Scammers are impersonating the IRS in phishing emails 

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Scammers are continuing to impersonate the Internal Revenue Service (IRS) with phishing emails designed to trick people into paying them money for supposed missed or late payments.

The fake emails are targeting Microsoft’s Office 365 platform users. It is estimated that  70,000 fraudulent emails have been sent.

  Abnormal Security Researchers report

On November 10, researchers at Abnormal Security released a report detailing the scam. The  IRS Impersonation Payment Fraud explains that the IRS is a popular target for spoofing email attackers. And that is the latest case the email is a more sophisticated IRS impersonation. The phishing emails are sent from a spoofed sender domain in order to try and collect fraudulent payments from the victim.

READ: How to protect yourself from phishing scams

The scammers are trying to make the emails look as real as possible. The fraudsters even spoof the origination email address to make it look credible.

For example, Abnormal Security reports that “Although the email appears to originate from the domain “irs.gov”, analysis of the email headers reveals that the true sender domain is “shoesbagsall.com.” Additionally, the “Reply-To” email is “[email protected]”, which is not associated with the IRS and instead leads directly back to the attacker.”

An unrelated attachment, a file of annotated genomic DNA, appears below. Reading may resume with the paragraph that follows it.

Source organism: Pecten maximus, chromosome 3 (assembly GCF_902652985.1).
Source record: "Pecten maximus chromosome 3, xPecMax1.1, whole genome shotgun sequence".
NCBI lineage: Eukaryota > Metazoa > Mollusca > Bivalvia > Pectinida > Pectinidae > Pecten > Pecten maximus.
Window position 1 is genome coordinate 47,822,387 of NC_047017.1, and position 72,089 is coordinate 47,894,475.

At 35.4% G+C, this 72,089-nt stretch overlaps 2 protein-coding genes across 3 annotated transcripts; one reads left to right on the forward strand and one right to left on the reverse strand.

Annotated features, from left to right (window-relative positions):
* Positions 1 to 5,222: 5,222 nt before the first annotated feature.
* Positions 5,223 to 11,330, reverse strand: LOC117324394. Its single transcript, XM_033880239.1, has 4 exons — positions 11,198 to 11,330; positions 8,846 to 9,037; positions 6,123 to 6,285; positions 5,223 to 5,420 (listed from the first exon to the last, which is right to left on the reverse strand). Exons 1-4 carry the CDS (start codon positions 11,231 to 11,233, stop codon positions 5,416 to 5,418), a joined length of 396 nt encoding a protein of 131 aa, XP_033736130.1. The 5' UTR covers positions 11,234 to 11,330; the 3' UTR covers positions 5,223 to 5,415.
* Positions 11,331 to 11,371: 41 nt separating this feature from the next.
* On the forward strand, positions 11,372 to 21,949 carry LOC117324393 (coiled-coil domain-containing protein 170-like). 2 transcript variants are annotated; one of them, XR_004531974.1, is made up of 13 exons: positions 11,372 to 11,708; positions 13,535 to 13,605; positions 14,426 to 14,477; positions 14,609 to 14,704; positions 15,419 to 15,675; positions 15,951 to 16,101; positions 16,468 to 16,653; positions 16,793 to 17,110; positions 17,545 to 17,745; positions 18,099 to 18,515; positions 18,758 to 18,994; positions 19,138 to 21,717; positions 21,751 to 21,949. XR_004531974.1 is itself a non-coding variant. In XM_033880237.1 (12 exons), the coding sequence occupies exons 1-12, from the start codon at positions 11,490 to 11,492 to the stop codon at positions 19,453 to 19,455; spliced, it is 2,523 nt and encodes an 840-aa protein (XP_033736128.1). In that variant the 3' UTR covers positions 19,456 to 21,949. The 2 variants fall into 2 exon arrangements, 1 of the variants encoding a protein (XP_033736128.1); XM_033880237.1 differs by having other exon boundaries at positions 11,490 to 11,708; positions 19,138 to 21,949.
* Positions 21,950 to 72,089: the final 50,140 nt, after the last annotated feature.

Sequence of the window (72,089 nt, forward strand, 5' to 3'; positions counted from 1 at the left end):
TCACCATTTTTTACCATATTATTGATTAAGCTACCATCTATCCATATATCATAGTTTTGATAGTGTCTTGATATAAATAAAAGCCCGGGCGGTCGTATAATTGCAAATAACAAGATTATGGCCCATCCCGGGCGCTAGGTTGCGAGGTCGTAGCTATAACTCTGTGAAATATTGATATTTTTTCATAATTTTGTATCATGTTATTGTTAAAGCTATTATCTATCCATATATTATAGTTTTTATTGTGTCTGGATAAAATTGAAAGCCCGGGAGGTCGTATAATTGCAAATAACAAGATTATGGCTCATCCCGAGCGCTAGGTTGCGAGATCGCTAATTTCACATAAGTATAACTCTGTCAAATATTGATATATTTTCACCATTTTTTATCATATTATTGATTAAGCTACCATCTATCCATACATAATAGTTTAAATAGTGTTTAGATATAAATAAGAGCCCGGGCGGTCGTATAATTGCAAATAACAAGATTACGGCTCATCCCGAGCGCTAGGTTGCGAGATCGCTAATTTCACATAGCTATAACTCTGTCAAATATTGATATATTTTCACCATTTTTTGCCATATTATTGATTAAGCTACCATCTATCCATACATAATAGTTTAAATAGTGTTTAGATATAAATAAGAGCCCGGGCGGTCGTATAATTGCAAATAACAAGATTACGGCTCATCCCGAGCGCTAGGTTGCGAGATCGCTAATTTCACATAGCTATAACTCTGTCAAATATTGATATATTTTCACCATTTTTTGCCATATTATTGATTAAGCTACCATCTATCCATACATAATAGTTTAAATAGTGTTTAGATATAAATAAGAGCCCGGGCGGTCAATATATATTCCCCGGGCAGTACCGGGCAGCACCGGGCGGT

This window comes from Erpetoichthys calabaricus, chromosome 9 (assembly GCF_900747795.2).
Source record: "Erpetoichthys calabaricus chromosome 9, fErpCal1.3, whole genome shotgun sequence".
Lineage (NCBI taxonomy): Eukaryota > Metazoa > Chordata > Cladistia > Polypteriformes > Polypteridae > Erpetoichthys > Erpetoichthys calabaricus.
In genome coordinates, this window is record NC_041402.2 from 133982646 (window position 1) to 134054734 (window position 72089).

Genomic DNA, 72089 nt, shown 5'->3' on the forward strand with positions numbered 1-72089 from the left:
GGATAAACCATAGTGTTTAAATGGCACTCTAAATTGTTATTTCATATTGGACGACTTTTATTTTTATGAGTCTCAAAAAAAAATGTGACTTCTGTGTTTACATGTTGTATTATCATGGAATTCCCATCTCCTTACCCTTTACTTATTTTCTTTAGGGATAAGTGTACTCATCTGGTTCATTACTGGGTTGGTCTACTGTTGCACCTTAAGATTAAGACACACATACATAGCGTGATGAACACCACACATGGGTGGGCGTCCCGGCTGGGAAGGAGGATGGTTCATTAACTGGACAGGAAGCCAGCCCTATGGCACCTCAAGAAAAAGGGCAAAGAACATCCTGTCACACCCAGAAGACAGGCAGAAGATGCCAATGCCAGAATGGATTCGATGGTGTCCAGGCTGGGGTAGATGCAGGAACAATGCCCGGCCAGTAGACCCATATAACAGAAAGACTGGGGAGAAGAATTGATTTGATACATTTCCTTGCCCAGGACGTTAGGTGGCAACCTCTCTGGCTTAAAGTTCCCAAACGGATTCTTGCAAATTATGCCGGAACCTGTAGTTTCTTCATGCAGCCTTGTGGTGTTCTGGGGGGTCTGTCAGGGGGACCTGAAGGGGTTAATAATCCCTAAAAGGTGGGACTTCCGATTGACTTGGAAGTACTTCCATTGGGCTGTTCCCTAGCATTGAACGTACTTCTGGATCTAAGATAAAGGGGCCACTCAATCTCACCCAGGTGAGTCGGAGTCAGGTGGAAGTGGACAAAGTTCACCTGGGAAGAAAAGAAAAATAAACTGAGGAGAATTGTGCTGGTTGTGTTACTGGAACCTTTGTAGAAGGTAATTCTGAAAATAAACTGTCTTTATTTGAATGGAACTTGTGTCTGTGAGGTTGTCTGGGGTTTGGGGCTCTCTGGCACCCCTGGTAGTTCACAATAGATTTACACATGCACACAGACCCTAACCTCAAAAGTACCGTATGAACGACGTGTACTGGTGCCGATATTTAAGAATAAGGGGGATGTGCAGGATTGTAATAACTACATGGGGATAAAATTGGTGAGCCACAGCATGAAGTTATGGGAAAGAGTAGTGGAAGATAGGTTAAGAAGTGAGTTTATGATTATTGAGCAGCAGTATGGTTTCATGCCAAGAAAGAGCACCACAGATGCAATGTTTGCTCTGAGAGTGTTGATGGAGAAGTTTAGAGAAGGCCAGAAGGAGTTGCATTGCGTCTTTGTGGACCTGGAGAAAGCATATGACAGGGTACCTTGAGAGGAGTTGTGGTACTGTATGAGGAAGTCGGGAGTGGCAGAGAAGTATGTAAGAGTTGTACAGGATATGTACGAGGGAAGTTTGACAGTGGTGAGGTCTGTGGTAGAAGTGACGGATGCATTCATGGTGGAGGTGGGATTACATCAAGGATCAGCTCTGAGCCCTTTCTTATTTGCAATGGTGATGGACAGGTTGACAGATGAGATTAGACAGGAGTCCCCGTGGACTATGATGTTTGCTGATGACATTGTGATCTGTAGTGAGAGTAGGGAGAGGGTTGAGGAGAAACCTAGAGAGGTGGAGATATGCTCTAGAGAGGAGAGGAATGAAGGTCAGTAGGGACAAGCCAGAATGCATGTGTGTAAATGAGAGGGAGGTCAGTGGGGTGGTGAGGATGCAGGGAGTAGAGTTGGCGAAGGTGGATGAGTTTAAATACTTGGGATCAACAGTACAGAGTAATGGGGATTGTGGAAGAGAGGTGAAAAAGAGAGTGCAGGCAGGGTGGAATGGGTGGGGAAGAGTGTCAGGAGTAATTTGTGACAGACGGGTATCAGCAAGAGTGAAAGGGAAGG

They are also using fake case ID numbers, made up docket numbers, and even warrant IDs throughout the emails. These all add to the illusion.

Scammers use scare tactics

In order to intimidate their potential victims, the emails include threats. Claims that if you don’t pay, you will be arrested are designed to force the targeted victim to pay quickly without researching the situation.

The emails start with a warning that there will be a “warrant for your arrest.” And they use the tagline “Consider this as a Final Warning.”

The scammers also included threats that the emails will be forwarded to employers to withhold wages, will send the local Sheriff Department to your doorstep, and your credit will be ruined.

These latest scam emails are targeting everyone. The scammers have a widescale operation.

Keep in mind that the IRS does not do collection business via email. If you receive one of these phishing emails do not open it or click the link. Instead, go to the IRS website and check the status of your account.

“IRS email impersonations are widespread across all industries. These attacks vary in scale and victim, targeting both individuals and companies as a whole,” according to researchers at Abnormal Security. 

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